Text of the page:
The Lundquist Institute Adds Six Exceptional Researchers to its Investigator Ranks

Renowned reproductive biology expert Wei Yan, MD, PhD, leads class of recruits

LOS ANGELES — The Lundquist Institute has added six new investigators to its distinguished research faculty, headlined by Wei Yan, MD, PhD, an internationally renowned investigator in reproductive biology. This new class of recruits will arrive on campus between June and September of 2020, with dedicated research space throughout the 11.5-acre campus.

The COVID-19 pandemic has thrown into stark relief the importance of bioscience research, and the competition for leading investigators has never been so fierce. That is why The Lundquist Institute is particularly proud of the quality of scientists in this class, all of whom were competitively recruited.

This group is led by Dr. Yan, who is leaving his professorship at University of Nevada, Reno, to join The Lundquist. Dr. Yan conducts research on how gametes—sperm and oocytes—are produced in mammals, using gene knockout technologies and molecular biology. He comes to The Lundquist Institute with one existing R-01 grant from the National Institutes of Health, a new R-01 grant that will begin coincident with his arrival on campus—and most importantly, a P-50 grant that also involves The Lundquist Institute investigators Christina Wang, MD and Ronald Swerdloff, MD as major participants.

The other star investigators in the latest class of recruits are:

Eiji Yoshihara, PhD, currently a staff scientist at the Salk Institute for Biological Studies whose research revolves around creating cells that are sensitive to glucose levels and secrete insulin accordingly;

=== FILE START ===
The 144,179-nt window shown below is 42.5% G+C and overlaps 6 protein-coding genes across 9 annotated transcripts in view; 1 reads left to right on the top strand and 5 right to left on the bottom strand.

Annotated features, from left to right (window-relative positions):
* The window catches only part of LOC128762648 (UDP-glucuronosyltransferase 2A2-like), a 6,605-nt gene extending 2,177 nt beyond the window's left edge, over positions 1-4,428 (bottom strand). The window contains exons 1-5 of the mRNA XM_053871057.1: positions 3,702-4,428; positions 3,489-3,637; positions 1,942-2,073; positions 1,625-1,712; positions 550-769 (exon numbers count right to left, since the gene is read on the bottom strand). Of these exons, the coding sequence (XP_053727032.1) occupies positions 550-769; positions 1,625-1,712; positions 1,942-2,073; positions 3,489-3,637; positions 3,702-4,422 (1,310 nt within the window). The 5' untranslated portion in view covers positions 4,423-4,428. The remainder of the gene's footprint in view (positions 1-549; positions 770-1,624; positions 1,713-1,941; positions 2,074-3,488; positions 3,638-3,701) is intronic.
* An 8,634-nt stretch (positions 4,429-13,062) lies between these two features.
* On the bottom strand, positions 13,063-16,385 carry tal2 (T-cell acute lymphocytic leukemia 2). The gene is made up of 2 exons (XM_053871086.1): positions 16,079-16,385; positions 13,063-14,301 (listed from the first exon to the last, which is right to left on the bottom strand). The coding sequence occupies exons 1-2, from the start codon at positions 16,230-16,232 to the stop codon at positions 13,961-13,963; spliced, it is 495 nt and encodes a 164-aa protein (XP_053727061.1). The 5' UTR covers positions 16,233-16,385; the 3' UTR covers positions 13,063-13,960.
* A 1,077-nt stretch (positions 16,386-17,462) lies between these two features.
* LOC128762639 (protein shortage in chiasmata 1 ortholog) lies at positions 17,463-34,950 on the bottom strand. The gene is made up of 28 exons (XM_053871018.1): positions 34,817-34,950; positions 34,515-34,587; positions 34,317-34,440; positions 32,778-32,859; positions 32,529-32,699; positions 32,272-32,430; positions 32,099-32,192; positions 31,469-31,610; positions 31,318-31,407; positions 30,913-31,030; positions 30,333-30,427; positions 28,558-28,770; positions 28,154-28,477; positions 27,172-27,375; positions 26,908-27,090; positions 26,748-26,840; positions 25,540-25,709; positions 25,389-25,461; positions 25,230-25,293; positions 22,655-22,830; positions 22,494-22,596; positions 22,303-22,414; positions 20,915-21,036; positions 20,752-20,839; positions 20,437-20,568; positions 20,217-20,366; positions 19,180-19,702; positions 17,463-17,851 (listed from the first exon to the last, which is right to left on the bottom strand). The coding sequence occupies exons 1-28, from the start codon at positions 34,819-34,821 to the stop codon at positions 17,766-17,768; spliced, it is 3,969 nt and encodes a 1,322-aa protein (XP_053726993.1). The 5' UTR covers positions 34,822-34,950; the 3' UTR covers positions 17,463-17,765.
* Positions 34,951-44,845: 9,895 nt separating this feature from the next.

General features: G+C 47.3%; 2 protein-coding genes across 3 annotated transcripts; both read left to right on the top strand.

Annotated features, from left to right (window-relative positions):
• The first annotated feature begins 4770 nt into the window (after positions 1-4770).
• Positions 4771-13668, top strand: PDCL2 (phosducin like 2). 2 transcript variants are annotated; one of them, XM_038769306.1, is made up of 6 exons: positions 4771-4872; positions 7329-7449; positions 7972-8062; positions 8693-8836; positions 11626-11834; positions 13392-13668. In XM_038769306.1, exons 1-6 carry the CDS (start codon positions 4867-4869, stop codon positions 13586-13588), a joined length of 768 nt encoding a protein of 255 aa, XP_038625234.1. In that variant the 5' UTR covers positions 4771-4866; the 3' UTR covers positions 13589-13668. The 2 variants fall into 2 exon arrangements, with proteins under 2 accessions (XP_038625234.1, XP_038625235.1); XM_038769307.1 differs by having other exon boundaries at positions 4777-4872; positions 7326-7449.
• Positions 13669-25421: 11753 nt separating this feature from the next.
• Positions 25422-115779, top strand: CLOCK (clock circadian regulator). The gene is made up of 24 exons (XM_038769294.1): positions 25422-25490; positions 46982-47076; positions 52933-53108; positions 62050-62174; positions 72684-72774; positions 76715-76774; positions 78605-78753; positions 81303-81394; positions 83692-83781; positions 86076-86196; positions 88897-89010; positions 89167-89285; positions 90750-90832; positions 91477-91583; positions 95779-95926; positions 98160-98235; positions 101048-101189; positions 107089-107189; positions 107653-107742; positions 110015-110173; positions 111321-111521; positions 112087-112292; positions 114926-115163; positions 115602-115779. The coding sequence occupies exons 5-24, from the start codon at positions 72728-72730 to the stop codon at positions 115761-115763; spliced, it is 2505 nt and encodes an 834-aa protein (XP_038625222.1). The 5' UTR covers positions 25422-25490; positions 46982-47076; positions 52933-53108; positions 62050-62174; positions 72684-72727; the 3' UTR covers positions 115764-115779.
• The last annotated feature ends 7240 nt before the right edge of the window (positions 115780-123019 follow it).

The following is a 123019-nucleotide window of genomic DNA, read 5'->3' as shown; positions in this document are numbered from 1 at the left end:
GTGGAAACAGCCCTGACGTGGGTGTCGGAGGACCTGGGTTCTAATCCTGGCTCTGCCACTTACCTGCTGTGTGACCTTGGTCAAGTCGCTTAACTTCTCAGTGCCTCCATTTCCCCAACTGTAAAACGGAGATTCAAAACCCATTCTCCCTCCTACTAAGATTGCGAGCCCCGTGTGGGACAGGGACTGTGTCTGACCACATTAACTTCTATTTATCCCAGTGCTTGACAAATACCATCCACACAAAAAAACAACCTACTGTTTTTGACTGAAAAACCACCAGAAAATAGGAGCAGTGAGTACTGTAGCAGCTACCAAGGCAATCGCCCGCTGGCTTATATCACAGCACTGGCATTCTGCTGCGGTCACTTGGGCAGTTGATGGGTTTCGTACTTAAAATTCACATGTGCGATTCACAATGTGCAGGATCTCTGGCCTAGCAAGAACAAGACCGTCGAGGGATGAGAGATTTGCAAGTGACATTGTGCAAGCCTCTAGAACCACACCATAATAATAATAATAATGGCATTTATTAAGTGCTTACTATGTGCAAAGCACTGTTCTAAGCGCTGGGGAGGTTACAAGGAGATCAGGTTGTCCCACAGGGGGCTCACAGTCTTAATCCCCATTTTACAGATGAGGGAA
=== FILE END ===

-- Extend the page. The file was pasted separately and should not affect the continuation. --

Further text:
Lina Nih, PhD, currently a postdoctoral fellow in neurology and biomedical engineering at UCLA, where her research focuses on regenerative therapies for brain repair using a tissue engineering approach;

Hua Wang, PhD, currently a postdoctoral fellow at the Dana-Farber Cancer Institute and Harvard Medical School. His research focuses on the key molecular and cellular events during breast cancer development in patients harboring the BRCA-1 mutation;

Denise Al Alam, PhD, currently an associate professor at Children’s Hospital LA/USC Keck School, where her early translational research focuses on lung development and congenital lung diseases associated with Down syndrome; and

Nick Jendzjowsky, PhD, currently a postdoctoral fellow at the University of Calgary whose primary research interests lie in the mechanism by which the nervous system regulates pulmonary structure and function.

The quality of new investigators in this class was made possible, in part, by a transformative, unrestricted $70 million gift from philanthropists Melanie and Richard Lundquist last year. The donation will help The Lundquist Institute continue to evolve as a hub for the Los Angeles area’s growth as the next great bioscience cluster, helping to recruit top-tier research scientists.

“I am honored to welcome Drs. Yan, Yoshihara, Nih, Wang, Al Alam and Jendzjowsky to The Lundquist Institute,” said David Meyer, PhD, President and CEO at The Lundquist Institute. “Being able to convince just one of this distinguished group to bring his or her research to our campus would have been a huge victory in itself, but to have all six in our labs is truly special. It shows that The Lundquist Institute is committed to leading the way in innovation, with six new first-class researchers making our team that much stronger.”

The Lundquist Institute has a long history of innovation, as its researchers are responsible for seminal inventions like the paramedic training protocol. That tradition has only grown, as the institute’s scientists have received three FDA approvals in the last five years and its new, cutting-edge facilities help serve as a magnet in attracting talented investigators to a growing life sciences hub.